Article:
It is the first time in Holland that an action-organisation wins an Effie. And the first time that an organization wins without the help of an advertising agency. Six million boars are now spared the painful procedure, due to the campaign.
However, the four million male piglets that are exported alive, mostly to Germany, are still castrated without anesthetics. In cooperation with the German organization PROVIEH, the awarded campaign will move on to Germany. Live export of piglets
Every year Holland transports almost 5 million live pigs to Germany. That’s more than half of all the Dutch export pigs. For these pigs the sedation also costs only one cent per kilo. The growth of the pig meat market in Germany is to a great extent due to supermarkets Aldi and Lidl.
In Holland these companies already agreed to only sell meat from pigs castrated while anesthetized, but in Germany this isn’t the case. In their new campaign PROVIEH and Wakker Dier will point this out to German consumers and companies. “The German meat industry has to start making animal welfare demands for Dutch and German piglets. When Germany follows, the rest of Europe cannot stay behind.” Effective campaign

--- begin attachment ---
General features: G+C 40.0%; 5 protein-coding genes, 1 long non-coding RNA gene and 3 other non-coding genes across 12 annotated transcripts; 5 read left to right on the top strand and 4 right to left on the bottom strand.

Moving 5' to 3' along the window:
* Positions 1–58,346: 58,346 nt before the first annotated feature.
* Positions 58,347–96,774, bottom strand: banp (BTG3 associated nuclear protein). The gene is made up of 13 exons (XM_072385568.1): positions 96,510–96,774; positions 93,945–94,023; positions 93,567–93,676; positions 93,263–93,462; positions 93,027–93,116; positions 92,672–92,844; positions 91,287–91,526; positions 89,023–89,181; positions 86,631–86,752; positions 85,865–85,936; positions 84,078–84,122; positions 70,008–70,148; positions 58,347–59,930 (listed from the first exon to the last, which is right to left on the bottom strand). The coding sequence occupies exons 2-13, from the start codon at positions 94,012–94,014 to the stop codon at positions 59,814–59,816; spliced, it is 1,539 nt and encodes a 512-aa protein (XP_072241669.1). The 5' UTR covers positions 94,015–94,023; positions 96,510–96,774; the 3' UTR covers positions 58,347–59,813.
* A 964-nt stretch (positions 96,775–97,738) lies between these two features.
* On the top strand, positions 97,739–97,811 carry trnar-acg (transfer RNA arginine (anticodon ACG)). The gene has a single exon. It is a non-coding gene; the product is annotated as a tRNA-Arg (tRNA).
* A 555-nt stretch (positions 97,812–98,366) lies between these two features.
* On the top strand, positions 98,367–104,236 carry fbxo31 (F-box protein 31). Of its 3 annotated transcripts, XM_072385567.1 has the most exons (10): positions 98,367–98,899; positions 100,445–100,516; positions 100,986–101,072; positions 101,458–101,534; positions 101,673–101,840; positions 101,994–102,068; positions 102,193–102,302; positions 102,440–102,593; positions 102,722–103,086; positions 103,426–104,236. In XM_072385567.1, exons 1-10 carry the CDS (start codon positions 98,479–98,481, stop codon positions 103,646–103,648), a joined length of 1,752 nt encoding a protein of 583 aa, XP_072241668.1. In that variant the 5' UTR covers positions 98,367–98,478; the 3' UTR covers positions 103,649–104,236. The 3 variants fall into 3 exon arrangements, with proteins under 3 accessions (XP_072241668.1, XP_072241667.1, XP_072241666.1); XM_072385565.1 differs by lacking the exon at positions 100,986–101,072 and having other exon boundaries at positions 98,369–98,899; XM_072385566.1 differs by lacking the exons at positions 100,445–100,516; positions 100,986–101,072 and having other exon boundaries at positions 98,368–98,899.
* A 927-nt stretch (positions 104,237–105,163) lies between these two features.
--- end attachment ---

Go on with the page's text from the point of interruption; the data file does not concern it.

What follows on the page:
After several radio commercials and other press attracting activities the Dutch supermarkets succumbed to the Wakker Dier campaign. Company after company was convinced to make an animal friendly choice. McDonald’s, BurgerKing, CoopCodis and Febo even abolished the castration altogether.
Then the declaration of Noordwijk followed: government, meat industry and supermarkets jointly signed an agreement in which they declared that from januari 2009 the whole of Holland will no longer eat and export meat from piglets castrated without anesthesia. Boar Odour
Male pigs (boars) are castrated to prevent ‘boar odour’: a smell that is released when the meat of a small percentage of boars, is cooked. Recent research shows that most people are not even bothered by the smell. In England, Spain, Portugal and New Zealand, pigs are not castrated. In Norway the sedation is mandatory. Several countries, like Denmark and Austria, are discussing the problem due to the Dutch campaign. Related Website
â€¢ Wakker Dier
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